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Morgan State University, which was officially designated as Maryland’s preeminent public urban research university in May 2017, has gained its first technology transfer licensing contract.

“This is a major milestone for Morgan State University,” said Victor McCrary, MSU’s vice president for Research and Economic Development.

“It is appropriate that we celebrate Morgan’s leap into its second 150 years with its first technology transfer contract. And we do so with technology that provides economic impact for Maryland’s agricultural community and benefits to Maryland’s environment,” McCrary said.

The technology development activities are led by professor and laboratory director Seong Lee, and his research staff in the Center for Advanced Energy Systems and Environmental Control Technologies in the School of Engineering at Morgan.

Cykloburn Technologies, a Baltimore City startup founded in 2017, is focused on bringing to market the  “poultry waste-to-energy” technology licensed from Morgan State University. Cykloburn Technologies recently received a $150,000 investment from the TEDCO Maryland Innovation Initiative (MII) to commercialize the innovation.

“We are pleased to partner with Morgan State University to bring this potentially game-changing technology to market,” says Rob Meissner, CEO of Cykloburn Technologies. “This technology addresses a significant environment(al) concern, improves farmers’ profitability and will be attractive to poultry farmers across the country.”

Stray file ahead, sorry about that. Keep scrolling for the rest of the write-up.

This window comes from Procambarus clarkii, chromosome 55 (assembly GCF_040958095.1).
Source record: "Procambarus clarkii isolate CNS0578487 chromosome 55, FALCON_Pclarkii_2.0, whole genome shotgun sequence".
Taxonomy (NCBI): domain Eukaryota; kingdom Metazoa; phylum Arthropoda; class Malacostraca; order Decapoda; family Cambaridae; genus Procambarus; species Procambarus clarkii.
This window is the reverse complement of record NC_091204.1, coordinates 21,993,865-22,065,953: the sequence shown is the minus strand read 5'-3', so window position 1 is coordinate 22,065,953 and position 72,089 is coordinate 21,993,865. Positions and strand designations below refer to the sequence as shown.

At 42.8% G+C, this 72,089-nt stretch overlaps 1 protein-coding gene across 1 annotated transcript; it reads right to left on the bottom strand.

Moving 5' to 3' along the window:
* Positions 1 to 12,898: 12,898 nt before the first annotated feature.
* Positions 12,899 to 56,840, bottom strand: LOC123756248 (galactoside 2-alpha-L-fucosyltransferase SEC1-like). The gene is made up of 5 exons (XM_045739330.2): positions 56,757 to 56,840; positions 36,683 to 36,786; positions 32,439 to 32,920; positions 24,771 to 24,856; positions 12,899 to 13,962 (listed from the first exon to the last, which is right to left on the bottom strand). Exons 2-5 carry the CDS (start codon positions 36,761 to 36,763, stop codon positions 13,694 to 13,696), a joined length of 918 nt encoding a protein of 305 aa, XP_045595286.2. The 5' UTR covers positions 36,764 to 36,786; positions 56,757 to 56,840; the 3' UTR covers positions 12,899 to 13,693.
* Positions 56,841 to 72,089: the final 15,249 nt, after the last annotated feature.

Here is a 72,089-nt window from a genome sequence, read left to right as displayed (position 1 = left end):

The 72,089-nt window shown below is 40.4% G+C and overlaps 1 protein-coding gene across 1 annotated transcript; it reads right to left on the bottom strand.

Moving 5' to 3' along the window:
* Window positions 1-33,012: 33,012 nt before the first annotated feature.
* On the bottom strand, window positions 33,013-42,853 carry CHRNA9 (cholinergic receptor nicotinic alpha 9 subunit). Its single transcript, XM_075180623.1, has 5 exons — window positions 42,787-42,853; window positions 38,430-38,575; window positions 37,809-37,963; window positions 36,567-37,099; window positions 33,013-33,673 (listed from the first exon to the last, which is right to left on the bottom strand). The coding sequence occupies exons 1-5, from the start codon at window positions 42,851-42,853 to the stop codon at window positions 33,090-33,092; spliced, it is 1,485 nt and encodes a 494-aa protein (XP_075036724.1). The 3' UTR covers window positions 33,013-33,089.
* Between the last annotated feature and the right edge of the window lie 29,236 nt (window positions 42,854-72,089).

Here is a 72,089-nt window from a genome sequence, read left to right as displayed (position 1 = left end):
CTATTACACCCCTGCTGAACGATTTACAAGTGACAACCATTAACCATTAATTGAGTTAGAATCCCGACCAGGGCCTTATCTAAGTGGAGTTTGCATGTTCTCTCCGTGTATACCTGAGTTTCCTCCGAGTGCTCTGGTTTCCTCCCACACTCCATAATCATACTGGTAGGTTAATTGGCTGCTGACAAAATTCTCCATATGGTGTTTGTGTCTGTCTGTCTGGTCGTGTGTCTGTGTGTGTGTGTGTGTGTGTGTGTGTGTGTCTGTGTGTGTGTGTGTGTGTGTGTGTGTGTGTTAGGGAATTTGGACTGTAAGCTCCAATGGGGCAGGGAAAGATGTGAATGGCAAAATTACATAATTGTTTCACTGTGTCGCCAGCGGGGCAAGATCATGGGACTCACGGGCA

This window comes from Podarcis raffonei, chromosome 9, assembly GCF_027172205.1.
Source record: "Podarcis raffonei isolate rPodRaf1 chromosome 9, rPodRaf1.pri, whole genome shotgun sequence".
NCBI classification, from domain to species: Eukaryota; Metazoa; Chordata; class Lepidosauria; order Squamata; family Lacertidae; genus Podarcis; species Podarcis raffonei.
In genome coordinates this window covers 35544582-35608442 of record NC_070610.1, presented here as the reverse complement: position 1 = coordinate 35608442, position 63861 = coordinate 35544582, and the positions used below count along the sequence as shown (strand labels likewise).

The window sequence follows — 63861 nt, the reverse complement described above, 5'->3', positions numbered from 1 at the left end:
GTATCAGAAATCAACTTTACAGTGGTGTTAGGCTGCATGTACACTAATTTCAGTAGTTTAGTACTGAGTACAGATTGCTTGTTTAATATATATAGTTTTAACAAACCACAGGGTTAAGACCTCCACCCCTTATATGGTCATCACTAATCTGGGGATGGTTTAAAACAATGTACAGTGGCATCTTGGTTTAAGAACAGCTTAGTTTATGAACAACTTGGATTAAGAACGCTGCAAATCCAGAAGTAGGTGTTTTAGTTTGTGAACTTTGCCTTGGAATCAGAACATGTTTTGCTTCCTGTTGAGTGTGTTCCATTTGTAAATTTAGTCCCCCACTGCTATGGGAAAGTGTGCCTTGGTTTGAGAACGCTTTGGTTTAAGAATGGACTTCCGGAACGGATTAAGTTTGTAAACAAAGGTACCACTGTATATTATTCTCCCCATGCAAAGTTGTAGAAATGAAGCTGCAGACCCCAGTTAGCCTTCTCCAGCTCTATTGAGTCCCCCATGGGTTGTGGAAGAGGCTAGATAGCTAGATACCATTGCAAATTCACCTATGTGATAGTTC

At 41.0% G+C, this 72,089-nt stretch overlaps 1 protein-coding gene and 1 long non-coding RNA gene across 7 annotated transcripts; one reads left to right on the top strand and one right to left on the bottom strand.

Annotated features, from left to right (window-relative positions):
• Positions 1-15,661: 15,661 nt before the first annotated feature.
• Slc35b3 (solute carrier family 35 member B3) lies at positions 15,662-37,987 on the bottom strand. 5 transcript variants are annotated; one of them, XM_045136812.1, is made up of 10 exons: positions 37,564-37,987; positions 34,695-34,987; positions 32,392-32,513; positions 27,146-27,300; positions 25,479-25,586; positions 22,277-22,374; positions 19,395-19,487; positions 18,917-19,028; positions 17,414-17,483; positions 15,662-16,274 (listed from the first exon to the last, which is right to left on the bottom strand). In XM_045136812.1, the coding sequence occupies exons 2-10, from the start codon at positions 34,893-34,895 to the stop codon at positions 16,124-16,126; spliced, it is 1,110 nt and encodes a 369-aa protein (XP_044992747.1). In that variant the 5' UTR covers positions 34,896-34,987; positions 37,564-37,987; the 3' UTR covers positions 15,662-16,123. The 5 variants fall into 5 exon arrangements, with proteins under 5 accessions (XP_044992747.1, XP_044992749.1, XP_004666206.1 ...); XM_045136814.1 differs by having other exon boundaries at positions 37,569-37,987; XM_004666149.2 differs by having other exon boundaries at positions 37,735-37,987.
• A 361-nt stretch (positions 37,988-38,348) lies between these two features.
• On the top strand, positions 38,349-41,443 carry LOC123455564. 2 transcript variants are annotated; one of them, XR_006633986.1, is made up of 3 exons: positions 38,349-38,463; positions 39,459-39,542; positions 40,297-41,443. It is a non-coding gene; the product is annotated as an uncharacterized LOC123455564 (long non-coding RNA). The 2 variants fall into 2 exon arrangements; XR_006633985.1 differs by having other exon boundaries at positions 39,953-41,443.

The technology addresses two big societal needs: managing environmentally damaging pollution from excess poultry farm litter and generating energy — both electricity and heat — from renewable resources.

Separately, Morgan State University, in partnership with Cykloburn, was awarded a $100,000 Maryland Industrial Partnerships (MIPS) Program Grant, funded by the Maryland Technology Enterprise Institute (Mtech) and Maryland’s Department of Natural Resources (DNR) to further develop the Cykloburn Heating System for use in poultry houses.

In accordance with the licensing contract, the company has agreed to establish its business and manufacturing operations in Baltimore City.

The technology represents a significant value proposition to individual poultry farmers, by ridding them of poultry waste, creating electricity for operations and providing heat for poultry houses.

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